The Math Forum

Search All of the Math Forum:

Views expressed in these public forums are not endorsed by NCTM or The Math Forum.

Math Forum » Discussions » Courses » ap-stat

Notice: We are no longer accepting new posts, but the forums will continue to be readable.

Topic: still more on books 'n stuff
Replies: 0  

Advanced Search

Back to Topic List Back to Topic List  

Posts: 144
Registered: 12/6/04
still more on books 'n stuff
Posted: Feb 10, 1996 1:09 PM
  Click to see the message monospaced in plain text Plain Text   Click to reply to this topic Reply

Tim Brown also said that "no single text does an adequate job of covering
what is on the AP syllabus, so we all need to use as many resources as we
can get our hands on. I am especially interested in the books with good
data sets and projects, which I have found hard to come by."

And I think he's right about that. I often find that, the first time
through a course, my best strategy is to get a good book and let it guide
me (and my students) through the course. (That's how I first used Moore
& McCabe, which I found to be a superb tour guide. But we could only do
about half the book...) After I've done the course a few times, I begin
to get some ideas of my own and, sometimes, I get brave enough to do the
course with no specific textbook--just mixing and matching good stuff
from many sources.

I think that would be a great way to meld Scheaffer's _Activity Based
Statistics_, the Quantitative Literacy materials, Allan Rossman's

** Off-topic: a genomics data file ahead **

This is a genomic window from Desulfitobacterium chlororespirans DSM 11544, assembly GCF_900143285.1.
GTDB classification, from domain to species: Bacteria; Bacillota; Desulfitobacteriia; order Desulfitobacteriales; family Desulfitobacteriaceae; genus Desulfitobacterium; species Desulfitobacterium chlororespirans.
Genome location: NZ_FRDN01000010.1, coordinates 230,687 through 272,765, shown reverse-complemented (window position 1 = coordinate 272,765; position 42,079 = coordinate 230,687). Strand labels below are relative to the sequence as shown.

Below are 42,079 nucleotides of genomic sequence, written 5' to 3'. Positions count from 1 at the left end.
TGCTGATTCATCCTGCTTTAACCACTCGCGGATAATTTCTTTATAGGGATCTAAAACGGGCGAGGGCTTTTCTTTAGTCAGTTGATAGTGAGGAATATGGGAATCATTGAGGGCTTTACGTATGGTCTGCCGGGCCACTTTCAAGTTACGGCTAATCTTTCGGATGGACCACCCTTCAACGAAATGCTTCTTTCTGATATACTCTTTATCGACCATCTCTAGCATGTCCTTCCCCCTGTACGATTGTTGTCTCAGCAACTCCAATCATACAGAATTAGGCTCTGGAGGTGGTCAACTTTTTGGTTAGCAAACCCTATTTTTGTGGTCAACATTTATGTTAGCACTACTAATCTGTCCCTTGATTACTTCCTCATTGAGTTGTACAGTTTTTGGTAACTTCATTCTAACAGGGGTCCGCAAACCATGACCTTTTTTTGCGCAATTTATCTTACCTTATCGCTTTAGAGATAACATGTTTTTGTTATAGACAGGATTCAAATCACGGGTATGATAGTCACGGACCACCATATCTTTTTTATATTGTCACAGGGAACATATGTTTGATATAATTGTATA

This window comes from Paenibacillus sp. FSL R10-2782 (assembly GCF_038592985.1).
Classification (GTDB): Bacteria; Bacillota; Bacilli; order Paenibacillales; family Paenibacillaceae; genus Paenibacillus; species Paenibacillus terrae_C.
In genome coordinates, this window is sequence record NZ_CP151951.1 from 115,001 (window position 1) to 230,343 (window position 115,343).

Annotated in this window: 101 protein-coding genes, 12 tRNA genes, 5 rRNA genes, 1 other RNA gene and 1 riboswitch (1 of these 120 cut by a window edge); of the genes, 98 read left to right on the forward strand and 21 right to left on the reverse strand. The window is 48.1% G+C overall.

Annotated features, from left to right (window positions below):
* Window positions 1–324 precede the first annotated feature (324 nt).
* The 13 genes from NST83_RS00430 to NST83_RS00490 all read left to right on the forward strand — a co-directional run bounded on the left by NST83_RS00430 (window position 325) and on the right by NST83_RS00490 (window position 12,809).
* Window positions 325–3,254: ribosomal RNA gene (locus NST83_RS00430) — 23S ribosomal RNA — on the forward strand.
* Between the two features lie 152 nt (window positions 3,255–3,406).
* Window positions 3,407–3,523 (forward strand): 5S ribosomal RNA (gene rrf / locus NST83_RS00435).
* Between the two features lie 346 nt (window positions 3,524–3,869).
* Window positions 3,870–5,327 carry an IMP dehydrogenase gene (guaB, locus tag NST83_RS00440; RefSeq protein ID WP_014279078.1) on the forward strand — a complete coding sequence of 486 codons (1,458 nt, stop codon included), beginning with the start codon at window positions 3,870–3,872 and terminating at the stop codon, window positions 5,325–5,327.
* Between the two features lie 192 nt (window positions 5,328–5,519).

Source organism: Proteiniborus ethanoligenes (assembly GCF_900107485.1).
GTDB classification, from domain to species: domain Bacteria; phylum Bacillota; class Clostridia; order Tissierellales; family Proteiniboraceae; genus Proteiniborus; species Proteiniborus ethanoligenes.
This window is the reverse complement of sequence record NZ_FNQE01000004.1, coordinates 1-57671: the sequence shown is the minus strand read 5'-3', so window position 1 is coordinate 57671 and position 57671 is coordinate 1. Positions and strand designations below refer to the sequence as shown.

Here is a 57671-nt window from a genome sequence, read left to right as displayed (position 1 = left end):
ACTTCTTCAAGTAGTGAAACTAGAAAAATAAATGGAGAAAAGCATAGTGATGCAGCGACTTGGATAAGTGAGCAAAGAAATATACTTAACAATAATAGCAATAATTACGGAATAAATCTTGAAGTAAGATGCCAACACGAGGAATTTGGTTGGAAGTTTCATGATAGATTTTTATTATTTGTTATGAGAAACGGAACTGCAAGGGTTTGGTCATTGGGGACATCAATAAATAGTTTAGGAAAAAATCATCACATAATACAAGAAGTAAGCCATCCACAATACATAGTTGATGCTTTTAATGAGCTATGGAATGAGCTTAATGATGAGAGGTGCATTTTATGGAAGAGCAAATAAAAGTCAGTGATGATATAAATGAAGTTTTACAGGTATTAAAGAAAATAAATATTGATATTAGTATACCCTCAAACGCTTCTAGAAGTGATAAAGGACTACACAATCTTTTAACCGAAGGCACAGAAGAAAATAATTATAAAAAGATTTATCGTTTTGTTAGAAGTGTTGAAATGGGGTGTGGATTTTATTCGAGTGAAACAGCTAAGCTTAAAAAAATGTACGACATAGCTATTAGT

_Workshop Statistics_, and the NCTM's _From Home Runs to Housing Costs:
Data Resource for Teaching Statistics_, which I forgot to mention in my
previous post. (This was edited by Gail Burrill, and also is available
from Dale Seymour.)

BTW, for good information on projects, take a look at the NCTM's booklet
_Data Analysis and Statistics Across the Curriculum_, which has an entire
10-page chapter on student projects, and a list of 35 sample project
titles at the end.

You know, the only complaint I have about this business is that you high
school teachers are going to have most of the fun. Most of us at the
college level can only carry out a poor approximation in about 40
meetings of what you'll be doing in about 140 days, from the beginning of
the year to the AP exam. Some guys have all the luck...

Bruce King
Department of Mathematics and Computer Science
Western Connecticut State University
181 White Street
Danbury, CT 06810

Point your RSS reader here for a feed of the latest messages in this topic.

[Privacy Policy] [Terms of Use]

© The Math Forum at NCTM 1994-2018. All Rights Reserved.